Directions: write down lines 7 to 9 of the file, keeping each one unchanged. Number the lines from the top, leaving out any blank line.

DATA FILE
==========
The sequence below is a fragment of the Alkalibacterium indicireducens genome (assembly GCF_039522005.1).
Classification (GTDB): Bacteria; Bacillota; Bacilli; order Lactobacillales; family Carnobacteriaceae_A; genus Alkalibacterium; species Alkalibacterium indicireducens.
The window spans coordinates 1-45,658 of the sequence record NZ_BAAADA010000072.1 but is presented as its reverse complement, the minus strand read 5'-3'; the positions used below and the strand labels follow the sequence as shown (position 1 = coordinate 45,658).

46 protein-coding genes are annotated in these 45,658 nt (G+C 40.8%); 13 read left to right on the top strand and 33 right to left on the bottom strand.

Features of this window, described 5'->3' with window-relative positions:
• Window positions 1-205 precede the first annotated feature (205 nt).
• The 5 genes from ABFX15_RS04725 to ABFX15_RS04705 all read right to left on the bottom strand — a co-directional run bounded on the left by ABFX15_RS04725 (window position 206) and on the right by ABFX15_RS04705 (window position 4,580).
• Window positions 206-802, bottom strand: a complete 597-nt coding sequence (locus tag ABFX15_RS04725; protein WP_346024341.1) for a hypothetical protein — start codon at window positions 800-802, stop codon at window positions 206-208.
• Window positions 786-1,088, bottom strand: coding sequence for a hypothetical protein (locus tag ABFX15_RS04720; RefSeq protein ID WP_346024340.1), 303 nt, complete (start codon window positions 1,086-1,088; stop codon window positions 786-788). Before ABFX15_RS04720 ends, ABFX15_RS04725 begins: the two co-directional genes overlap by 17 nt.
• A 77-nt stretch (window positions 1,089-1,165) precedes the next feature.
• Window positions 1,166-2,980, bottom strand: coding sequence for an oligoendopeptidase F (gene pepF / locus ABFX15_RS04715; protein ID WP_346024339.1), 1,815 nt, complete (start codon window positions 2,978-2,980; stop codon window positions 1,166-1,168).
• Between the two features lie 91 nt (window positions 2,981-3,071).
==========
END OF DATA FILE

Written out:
• The 5 genes from ABFX15_RS04725 to ABFX15_RS04705 all read right to left on the bottom strand — a co-directional run bounded on the left by ABFX15_RS04725 (window position 206) and on the right by ABFX15_RS04705 (window position 4,580).
• Window positions 206-802, bottom strand: a complete 597-nt coding sequence (locus tag ABFX15_RS04725; protein WP_346024341.1) for a hypothetical protein — start codon at window positions 800-802, stop codon at window positions 206-208.
• Window positions 786-1,088, bottom strand: coding sequence for a hypothetical protein (locus tag ABFX15_RS04720; RefSeq protein ID WP_346024340.1), 303 nt, complete (start codon window positions 1,086-1,088; stop codon window positions 786-788). Before ABFX15_RS04720 ends, ABFX15_RS04725 begins: the two co-directional genes overlap by 17 nt.